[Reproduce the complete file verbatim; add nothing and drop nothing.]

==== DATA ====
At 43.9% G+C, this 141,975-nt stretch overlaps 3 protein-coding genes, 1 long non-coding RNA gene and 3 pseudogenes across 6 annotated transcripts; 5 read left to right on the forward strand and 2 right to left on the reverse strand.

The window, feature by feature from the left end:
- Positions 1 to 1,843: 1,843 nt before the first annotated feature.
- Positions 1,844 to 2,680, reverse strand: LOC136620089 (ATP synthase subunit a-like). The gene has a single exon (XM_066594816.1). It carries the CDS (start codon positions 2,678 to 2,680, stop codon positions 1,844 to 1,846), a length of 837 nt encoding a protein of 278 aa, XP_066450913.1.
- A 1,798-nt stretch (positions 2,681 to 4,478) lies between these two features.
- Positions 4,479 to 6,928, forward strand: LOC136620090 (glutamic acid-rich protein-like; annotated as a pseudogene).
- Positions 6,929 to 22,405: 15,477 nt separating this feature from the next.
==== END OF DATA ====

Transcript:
At 43.9% G+C, this 141,975-nt stretch overlaps 3 protein-coding genes, 1 long non-coding RNA gene and 3 pseudogenes across 6 annotated transcripts; 5 read left to right on the forward strand and 2 right to left on the reverse strand.

The window, feature by feature from the left end:
- Positions 1 to 1,843: 1,843 nt before the first annotated feature.
- Positions 1,844 to 2,680, reverse strand: LOC136620089 (ATP synthase subunit a-like). The gene has a single exon (XM_066594816.1). It carries the CDS (start codon positions 2,678 to 2,680, stop codon positions 1,844 to 1,846), a length of 837 nt encoding a protein of 278 aa, XP_066450913.1.
- A 1,798-nt stretch (positions 2,681 to 4,478) lies between these two features.
- Positions 4,479 to 6,928, forward strand: LOC136620090 (glutamic acid-rich protein-like; annotated as a pseudogene).
- Positions 6,929 to 22,405: 15,477 nt separating this feature from the next.